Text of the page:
If you never knew disappointment, would you ever grow? If you had never felt loss, could you have compassion for another? Without real heartache, would you ever know the greatness of love? On When the Heart Breaks, David Whyte invites you to join him in an investigation of a question that rests at the center of human experience. With a poet's insight into the landscape of the soul, he offers a deeply moving exploration of how we experience love and loss, and how with resilience and time we can rise again each time we are broken. "No human being has ever lived without knowing heartbreak," David Whyte tells us. "And to accept that truth is to give a merciful gift to ourselves." As David reveals, so often our hearts break because the love we offer - whether to a partner, a friend, a child, or a place - is not returned to us in the same way. Yet if we retreat from experience of unrequited love, he says, we miss the opportunity to discover the countless invisible ways that the world offers us its love in return, often unlooked for and unrecognized.
Understanding heartbreak, says David Whyte, helps us to develop a more beautiful mind - a mind that embraces the hidden riches of life. We learn to apprentice ourselves to the great and small difficulties that test the edges of our identity and lead us into greater and greater understanding. With words to inspire laughter, courage, and deep reflection, David Whyte invites you to join him in the great conversation that takes us into the exquisite vulnerability of the unknown - the way a heartbreak can make us more humble, more aware, and expand our ability to love.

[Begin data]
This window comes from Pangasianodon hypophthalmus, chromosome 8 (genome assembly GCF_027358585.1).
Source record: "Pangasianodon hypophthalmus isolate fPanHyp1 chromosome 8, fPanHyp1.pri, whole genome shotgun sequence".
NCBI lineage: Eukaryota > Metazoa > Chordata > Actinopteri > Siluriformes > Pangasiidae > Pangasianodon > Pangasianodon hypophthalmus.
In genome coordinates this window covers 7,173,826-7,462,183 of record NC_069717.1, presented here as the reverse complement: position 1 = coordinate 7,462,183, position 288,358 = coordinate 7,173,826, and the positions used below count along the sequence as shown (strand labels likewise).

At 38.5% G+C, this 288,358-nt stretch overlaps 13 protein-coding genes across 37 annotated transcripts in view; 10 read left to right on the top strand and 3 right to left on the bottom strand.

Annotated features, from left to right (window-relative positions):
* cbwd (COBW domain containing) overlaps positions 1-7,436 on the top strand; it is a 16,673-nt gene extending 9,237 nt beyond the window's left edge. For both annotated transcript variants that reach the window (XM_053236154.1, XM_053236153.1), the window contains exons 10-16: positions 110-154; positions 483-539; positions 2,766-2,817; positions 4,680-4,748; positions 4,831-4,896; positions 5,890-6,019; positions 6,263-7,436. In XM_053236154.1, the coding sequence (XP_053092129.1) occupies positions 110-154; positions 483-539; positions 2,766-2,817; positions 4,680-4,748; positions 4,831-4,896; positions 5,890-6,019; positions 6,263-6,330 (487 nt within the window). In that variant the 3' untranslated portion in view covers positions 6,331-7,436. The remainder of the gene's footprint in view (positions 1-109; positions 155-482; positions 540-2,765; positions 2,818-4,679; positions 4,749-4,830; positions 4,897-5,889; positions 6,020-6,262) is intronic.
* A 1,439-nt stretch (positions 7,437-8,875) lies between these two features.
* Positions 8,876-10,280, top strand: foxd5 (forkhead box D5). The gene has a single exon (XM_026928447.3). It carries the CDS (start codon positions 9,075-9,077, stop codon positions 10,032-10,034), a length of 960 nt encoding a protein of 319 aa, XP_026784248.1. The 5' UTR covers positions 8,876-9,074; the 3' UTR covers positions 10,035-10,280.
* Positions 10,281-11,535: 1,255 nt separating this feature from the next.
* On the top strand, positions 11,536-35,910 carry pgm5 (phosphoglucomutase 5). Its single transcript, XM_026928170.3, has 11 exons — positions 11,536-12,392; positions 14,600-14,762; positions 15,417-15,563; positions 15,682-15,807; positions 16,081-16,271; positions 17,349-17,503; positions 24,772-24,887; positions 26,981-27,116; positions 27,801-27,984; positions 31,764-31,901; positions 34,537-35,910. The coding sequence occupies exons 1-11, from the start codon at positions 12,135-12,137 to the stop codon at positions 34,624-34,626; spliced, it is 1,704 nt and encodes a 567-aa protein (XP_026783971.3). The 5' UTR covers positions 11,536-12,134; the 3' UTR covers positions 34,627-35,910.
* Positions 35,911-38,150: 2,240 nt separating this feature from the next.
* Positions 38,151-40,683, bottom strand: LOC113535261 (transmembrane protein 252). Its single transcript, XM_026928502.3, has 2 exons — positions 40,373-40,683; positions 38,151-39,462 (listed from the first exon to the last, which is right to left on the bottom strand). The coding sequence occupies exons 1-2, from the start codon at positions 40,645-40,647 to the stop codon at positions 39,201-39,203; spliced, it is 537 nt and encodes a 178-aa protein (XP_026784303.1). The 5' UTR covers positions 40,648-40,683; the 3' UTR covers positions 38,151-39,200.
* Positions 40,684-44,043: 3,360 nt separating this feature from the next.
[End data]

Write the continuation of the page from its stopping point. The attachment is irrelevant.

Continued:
©2012 David Whyte (P)2012 David Whyte
David's poetry and humor are so telling of the human experience and human spirit that as he speaks, it's almost as if his words come from inside--from your own heart and soul. Beautiful talk with loving remembrance of the people and places he loves and has loved.
Well he creates an example of what he talking about -disappointment. The guy is too full of himself. Even his discussion at the end of his friend memorial service is dominated by a) " memorial of a great man loved by all - this is just like it will be when I die. " B) "oh and I got to the podium and had prepared nothing (for your dear intimate friend the great man you just take the floor with nothing to say?) and well there was so much expectation because I'm a great poet. And well of course what I did say what came to me (by Spender) just happened to be perfect." Wow - glad that didn't shake your confidence, Buddy. It's not that there is no insight here. It's just that it is so overshadowed by self congratulation.
Absolutely, and not only those whose souls are freer than others.
It spoke straight to my soul and I felt as if I was singing from my deepest and most beautiful realm.
This is the first time that I have heard David Whyte's poetry and storytelling and I am rushing to buy more of his work. I found it uplifting, calming, reflective and humorous - a wonderful combination.
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